Rashi Aditi Ghosh/ Zee Research Group
As the debate over lowering the male juvenile age gets hotter post Parliamentary panel’s recommendation to reduce it to 16 from current level of 18, India runs the risk of not being in sync with global benchmarks, especially the prescribed age limit under the UN Convention.
A look at India’s past suggests that any action favouring the Parliamentary panel’s recommendation would undo the non-amended provisions of the Juvenile Justice Act, 1986. Earlier, India had increased the upper age for juvenile male delinquents to 18 years from 16 years in 2000 when it replaced the Juvenile Justice Act, 1986 with the Juvenile Justice (Care and Protection of Children) Act to comply with the United Nations Convention on the Rights of the Child, 1989. The upper age for female juveniles was already 18 years as under the 1986 Act.
A decision to lower the age level of male juveniles from 18 years to 16 years is also not in sync with the Justice JS Verma Committee recommendations in formulation of the just passed anti-rape bill. The Justice JS Verma Committee, set up after the Delhi gang rape to recommend changes to criminal laws in India, cited the example of the Laurence Steinberg’s research paper ‘A Social Neuroscience Perspective on Adolescence Risk-Taking’ on brain development of an adolescent and favoured retaining the age for juvenile delinquency at 18 years despite demands from various sections of the society for lowering it.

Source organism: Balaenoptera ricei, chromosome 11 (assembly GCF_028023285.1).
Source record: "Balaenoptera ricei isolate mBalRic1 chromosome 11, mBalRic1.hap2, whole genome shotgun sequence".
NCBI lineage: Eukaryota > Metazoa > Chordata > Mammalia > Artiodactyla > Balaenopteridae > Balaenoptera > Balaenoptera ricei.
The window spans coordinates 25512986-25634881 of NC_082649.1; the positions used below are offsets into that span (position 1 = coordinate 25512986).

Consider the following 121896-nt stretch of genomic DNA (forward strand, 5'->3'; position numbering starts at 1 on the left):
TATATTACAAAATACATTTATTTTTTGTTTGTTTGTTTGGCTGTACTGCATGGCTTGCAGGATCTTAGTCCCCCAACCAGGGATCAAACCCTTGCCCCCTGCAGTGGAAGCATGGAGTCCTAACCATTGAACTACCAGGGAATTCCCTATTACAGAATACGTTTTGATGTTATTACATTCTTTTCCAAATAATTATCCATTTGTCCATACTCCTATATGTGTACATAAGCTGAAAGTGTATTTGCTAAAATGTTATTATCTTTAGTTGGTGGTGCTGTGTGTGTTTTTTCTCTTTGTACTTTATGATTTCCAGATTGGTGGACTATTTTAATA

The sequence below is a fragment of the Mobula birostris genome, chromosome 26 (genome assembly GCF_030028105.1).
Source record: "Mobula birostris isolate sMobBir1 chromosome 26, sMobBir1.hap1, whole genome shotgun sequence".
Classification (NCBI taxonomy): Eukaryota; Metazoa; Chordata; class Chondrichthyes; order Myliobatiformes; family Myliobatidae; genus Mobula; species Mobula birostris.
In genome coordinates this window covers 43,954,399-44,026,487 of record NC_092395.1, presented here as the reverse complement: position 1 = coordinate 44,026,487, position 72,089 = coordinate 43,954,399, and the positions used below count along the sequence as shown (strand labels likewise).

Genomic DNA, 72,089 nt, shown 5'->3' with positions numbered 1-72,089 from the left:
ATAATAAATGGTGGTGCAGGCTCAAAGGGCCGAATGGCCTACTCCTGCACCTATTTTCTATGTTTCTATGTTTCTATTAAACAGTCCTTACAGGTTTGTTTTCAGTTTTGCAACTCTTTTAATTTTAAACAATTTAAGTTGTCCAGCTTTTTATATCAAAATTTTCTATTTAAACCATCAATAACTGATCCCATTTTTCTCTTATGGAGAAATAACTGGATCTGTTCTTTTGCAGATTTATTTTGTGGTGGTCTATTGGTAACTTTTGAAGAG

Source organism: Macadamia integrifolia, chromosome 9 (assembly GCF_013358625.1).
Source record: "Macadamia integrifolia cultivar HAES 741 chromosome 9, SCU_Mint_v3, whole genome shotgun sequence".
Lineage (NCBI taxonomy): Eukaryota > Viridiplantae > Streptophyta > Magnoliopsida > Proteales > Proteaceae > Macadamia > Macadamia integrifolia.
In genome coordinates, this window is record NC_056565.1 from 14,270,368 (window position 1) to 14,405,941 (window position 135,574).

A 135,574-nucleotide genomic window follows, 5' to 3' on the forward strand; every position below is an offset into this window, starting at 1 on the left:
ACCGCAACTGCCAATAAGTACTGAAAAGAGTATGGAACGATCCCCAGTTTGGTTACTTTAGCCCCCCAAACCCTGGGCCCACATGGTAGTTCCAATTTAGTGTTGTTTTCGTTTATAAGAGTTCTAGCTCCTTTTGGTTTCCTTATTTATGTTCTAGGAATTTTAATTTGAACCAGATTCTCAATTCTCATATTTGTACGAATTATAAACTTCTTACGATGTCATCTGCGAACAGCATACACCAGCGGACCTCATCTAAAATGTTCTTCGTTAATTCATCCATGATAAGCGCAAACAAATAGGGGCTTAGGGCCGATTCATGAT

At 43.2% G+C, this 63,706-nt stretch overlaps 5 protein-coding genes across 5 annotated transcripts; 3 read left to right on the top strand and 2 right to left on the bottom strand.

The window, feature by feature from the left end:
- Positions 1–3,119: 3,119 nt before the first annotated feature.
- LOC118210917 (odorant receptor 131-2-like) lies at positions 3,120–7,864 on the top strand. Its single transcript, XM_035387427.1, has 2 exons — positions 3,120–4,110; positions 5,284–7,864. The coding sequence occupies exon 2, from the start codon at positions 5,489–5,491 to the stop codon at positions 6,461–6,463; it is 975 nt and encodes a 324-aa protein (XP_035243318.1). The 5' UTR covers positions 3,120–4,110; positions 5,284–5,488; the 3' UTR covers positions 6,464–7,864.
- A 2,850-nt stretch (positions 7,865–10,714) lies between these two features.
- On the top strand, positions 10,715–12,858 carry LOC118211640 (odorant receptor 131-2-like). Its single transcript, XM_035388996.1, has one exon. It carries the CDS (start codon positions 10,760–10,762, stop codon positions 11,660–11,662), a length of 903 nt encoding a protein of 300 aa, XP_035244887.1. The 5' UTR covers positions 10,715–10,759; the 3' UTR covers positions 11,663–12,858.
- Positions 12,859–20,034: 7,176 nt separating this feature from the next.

Opposing the idea of reducing the age bar of a male juvenile in India, Anant Asthana, child rights lawyer at New Delhi said, “Lowering the age from 18 to 16 is something which has already been examined in great detail at all levels in the government on previous occasions in 2000. One incident (Delhi gang rape case) and its knee jerk reaction should not be a reason to undo a seriously considered legislative action. If that is done, thousands of children in the age group of 16 -18 will lose opportunities to reform and will increasingly suffer in jails.”
The UPA government on March 19, 2013 retained 18 as the age of consent for consensual sex. But to understand whether the demand for reducing the age of male juveniles from 18 years to 16 years is justified, it would be instructive to consider the age records of juvenile delinquents globally.
Global perspective on the age issues shows that many countries across the world have set 18 years or above as the age for being treated as a major for criminality committed by him or her. The age across all European nations in this regard is 21. In Asia, China has set it at 25 years and in Japan at 20 years. However, in Singapore the age is much less at 12 years. In the US, many states allow minors who are 14 to be tried as adults, and states such as Indiana allow those as young as 10 to be tried in adult courts. The US has not yet ratified the UN Convention on Rights of the Child.
However, it is not that there no takers for the age lowering proposition. Ripan Sippy, clinical psychologist from Delhi said, “Every child above 14 years of age develops the maturity level and decision making capacity. The rebellion tendencies amongst the teenagers are so high in the recent times that I nearly have to handle four cases in a day where a teenager is involved in various instances of conduct disorders.”